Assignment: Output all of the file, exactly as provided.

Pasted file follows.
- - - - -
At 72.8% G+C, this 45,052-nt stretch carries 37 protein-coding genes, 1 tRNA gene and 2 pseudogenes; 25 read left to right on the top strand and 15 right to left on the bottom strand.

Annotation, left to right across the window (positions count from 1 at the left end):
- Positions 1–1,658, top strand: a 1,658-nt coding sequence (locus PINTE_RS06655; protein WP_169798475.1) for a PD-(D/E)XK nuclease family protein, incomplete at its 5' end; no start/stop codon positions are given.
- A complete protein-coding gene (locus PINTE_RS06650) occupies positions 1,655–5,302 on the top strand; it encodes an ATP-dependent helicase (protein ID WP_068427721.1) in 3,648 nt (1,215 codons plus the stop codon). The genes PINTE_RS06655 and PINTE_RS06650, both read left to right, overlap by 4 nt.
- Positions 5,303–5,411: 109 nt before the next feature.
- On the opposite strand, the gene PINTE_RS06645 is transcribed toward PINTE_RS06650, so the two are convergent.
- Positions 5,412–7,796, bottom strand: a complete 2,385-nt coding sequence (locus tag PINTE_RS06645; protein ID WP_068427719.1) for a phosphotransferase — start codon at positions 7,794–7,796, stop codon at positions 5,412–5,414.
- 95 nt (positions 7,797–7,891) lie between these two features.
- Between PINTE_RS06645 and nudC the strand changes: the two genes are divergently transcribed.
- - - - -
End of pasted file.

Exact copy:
At 72.8% G+C, this 45,052-nt stretch carries 37 protein-coding genes, 1 tRNA gene and 2 pseudogenes; 25 read left to right on the top strand and 15 right to left on the bottom strand.

Annotation, left to right across the window (positions count from 1 at the left end):
- Positions 1–1,658, top strand: a 1,658-nt coding sequence (locus PINTE_RS06655; protein WP_169798475.1) for a PD-(D/E)XK nuclease family protein, incomplete at its 5' end; no start/stop codon positions are given.
- A complete protein-coding gene (locus PINTE_RS06650) occupies positions 1,655–5,302 on the top strand; it encodes an ATP-dependent helicase (protein ID WP_068427721.1) in 3,648 nt (1,215 codons plus the stop codon). The genes PINTE_RS06655 and PINTE_RS06650, both read left to right, overlap by 4 nt.
- Positions 5,303–5,411: 109 nt before the next feature.
- On the opposite strand, the gene PINTE_RS06645 is transcribed toward PINTE_RS06650, so the two are convergent.
- Positions 5,412–7,796, bottom strand: a complete 2,385-nt coding sequence (locus tag PINTE_RS06645; protein ID WP_068427719.1) for a phosphotransferase — start codon at positions 7,794–7,796, stop codon at positions 5,412–5,414.
- 95 nt (positions 7,797–7,891) lie between these two features.
- Between PINTE_RS06645 and nudC the strand changes: the two genes are divergently transcribed.